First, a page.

In Living Color: Dyes and Dyeing in Ancient Israel
By Timothy S. Wilkinson
Today we see bright, vivid colors as the product of primarily synthetic processes. We are pleasantly surprised—even awed—by neon frogs and electric blue fish. For Iron Age peoples, the reverse was true. Man-made colors were consistently inferior to their natural counterparts, and the palette available to the dyer or the painter was a tiny fraction of that which God had used to adorn the landscape around them.
An interesting example of this is the invitation Jehovah extends to his wayward people at Isaiah 1:18: “’Come, now, you people, and let us set matters straight between us,’ says Jehovah. ‘Though the sins of you people should prove to be as scarlet, they will be made white just like snow; though they should be red like crimson cloth, they will become even like wool.’”
Modern readers might think that the contrasts would have been made more vivid had they used black vs. white instead of scarlet/crimson vs. white. But real blacks could not be produced by the dyes of the time—only dark greys or charcoals, and these were far from colorfast. The dyes for crimson and scarlet, though, were both rich and lasting. Removing a scarlet stain from a white cloth was an impossible task, and therefore a great illustration of the extent of God’s forgiveness.
The story behind some of the dyes and dying processes used by the Israelites are fascinating. Here are a few examples:
Yellow dye was relatively common. It could be made from a distillation from almond leaves, pomegranate rinds, safflower blossoms, or crocus flowers. Anyone who has visited India or various regions of the Middle East will remember the yellow-orange fingers of every housewife, permanently stained by her handling of turmeric.
The bark of the pomegranate tree was blended with the roots of the madder plant (Rubia tinctorum) to produce a dark, charcoal grey. Sometimes the deepest versions of the purple or blue dyes described below could appear black in less-than-direct light.
Indigo was grown in Egypt (and eventually in southern Palestine) and used just as it is today. The cerulean mussel and some mollusks from the murex family were blended with other substances for deeper blues.
The simplest (and least expensive) purples were made by steeping wool cloth in grape juice overnight and, in the morning, sprinkling powdered madder root on it to “fix” the color. The more well-known purples, though—the ones frequently referred to in the Scriptures in connection with royalty—have a more interesting origin. Along the shores of the Mediterranean Sea live the Murex trunculus and the Murex brandaris, two mollusks that range from marble- to fist-sized. In their necks is a tiny gland that, when harvested, produces a single drop of creamy yellow liquid. To produce one-and-a-half grams of dye (not enough to color a large handkerchief) required the glands of roughly 12,000 mollusks! This liquid, when exposed to light and air, gradually turned to a hue somewhere between deep violet and reddish purple (depending on where on the coast the shellfish were harvested). The people of the Phoenician city of Tyre became famous for their production of a color that came to be called “Imperial purple” because it was so expensive that only royalty could afford it. In Roman times wearing a garment of this color was forbidden by Imperial decree—violators were guilty of high treason.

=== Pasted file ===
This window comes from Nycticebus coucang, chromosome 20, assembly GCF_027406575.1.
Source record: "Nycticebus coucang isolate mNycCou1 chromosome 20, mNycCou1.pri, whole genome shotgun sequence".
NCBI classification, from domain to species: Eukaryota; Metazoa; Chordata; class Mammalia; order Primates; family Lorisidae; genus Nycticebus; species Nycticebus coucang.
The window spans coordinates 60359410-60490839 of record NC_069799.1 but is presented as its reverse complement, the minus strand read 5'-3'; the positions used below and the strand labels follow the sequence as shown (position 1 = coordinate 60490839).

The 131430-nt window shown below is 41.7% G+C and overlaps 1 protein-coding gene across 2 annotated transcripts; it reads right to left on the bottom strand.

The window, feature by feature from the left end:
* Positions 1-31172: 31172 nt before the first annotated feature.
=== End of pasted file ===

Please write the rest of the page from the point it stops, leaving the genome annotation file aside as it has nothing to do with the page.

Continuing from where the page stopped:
This color, prominently featured in both the Israelite Tabernacle and the Temple, was also expensive. A parasite that the Arabian peoples call qirmiz (which is the origin of our word “crimson”) belongs to the family coccidae. The female looks like a berry about the size of a cherry pit, so the Greeks called it “kokkos,” meaning “berry.” In late spring the female swells, filled with eggs that contain purplish-red kermesic acid. Shortly before the eggs are ready to hatch, the female attaches herself to the twigs and leaves of the kermes oak by means of her proboscis. Sharp-eyed harvesters collect the grubs, dry them, and boil them to extract the dye.
The late archaeologist W. F. Albright uncovered a dyeing and weaving center during his excavation of Tell Beit Mirsim. In each of several separate dyeing rooms were two round stone vats with narrow openings and channels around their rims, masonry basins and benches in front of or between the vats, and jars full of lime and potash for fixing the dyes.
Many dyes were made by first mixing a solution of water, potash, and lime, After several days the chosen pigment was added and the dye was poured over the cloth in earthenware pots or stone basins. After the proper delay, the yarn, cloth, or skin was washed repeatedly in clear water, squeezed out, and hung up to dry.